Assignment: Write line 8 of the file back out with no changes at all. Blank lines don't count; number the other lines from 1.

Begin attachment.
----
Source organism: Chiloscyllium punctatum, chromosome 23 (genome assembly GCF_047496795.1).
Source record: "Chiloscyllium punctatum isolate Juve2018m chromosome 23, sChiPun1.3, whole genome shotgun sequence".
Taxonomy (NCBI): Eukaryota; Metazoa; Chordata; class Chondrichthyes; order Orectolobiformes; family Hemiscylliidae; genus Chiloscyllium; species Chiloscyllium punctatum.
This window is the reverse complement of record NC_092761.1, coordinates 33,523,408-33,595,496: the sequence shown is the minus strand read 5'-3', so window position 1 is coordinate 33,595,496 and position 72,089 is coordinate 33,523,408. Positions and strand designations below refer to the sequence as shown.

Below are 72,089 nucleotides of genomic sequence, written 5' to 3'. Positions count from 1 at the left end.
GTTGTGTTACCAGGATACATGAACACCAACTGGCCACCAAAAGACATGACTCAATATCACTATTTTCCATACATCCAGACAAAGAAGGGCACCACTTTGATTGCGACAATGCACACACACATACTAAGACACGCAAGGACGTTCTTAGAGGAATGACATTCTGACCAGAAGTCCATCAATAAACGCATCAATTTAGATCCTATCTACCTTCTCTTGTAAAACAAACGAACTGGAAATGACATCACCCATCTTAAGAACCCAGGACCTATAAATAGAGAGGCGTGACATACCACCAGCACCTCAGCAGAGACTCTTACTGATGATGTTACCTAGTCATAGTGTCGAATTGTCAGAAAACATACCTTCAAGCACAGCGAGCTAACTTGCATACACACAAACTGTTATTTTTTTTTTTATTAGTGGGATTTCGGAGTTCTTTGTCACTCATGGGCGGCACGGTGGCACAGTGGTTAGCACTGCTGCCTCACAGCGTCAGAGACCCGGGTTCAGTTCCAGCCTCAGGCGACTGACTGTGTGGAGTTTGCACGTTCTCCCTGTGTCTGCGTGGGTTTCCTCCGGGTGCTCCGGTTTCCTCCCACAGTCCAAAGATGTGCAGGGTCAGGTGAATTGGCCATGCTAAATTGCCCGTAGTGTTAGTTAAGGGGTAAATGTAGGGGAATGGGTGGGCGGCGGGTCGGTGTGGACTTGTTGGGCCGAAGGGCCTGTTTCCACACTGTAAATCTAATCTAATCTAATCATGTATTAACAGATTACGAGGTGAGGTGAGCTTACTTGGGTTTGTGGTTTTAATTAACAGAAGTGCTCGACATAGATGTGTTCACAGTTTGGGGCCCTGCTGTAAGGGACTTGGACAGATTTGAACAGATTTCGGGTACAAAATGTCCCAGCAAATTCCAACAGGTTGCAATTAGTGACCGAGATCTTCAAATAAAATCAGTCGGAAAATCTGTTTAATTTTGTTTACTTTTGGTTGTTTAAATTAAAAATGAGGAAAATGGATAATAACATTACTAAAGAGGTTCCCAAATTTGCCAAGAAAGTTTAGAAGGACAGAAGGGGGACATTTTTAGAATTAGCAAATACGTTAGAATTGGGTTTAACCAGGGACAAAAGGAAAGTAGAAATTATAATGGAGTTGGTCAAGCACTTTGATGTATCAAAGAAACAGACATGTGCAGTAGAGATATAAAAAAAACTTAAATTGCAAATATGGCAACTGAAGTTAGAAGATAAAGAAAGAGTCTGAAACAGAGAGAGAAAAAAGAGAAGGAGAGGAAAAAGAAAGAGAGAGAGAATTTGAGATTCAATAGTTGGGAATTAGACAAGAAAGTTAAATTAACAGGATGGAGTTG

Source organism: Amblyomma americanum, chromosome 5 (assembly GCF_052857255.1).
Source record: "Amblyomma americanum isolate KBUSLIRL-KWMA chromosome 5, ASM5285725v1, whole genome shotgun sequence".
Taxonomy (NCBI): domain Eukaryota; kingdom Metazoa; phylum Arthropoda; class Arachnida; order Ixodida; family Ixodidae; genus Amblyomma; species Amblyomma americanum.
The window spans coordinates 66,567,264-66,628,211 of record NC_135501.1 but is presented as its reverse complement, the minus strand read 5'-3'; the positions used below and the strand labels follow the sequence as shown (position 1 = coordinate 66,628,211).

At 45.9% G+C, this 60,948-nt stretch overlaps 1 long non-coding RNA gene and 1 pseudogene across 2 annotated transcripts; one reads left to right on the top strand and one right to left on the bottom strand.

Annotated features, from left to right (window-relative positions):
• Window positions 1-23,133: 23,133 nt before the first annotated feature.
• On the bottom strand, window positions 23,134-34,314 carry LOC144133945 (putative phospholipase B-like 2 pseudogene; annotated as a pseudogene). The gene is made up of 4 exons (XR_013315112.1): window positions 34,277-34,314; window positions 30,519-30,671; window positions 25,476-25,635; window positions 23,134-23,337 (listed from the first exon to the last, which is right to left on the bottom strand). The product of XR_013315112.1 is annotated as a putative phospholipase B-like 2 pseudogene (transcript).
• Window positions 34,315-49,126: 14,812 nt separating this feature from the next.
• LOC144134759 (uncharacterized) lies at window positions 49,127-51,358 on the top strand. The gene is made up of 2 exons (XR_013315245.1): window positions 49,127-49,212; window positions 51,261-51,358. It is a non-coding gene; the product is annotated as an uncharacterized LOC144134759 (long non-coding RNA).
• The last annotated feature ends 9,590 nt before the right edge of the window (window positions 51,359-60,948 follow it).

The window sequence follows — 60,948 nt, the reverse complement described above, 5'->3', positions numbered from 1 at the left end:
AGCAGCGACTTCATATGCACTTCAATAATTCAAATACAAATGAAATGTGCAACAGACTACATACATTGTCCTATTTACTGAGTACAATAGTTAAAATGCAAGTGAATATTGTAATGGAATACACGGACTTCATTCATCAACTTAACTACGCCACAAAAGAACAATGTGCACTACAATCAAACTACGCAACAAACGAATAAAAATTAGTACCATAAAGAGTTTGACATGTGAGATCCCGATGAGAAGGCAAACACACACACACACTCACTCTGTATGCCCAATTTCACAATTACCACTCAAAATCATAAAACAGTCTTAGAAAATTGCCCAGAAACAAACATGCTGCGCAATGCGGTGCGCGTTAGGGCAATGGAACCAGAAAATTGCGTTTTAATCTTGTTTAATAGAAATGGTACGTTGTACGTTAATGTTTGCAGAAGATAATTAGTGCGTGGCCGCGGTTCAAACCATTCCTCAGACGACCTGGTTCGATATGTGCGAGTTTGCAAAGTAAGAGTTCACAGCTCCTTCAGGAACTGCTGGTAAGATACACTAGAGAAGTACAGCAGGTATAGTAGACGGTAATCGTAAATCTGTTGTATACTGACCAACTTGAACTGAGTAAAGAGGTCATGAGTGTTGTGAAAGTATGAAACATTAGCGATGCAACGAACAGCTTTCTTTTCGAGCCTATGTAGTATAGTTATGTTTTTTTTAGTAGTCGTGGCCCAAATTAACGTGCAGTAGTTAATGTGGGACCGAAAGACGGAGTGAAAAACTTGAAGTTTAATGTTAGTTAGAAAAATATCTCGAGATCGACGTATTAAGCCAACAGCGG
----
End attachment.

Source record: "Amblyomma americanum isolate KBUSLIRL-KWMA chromosome 5, ASM5285725v1, whole genome shotgun sequence".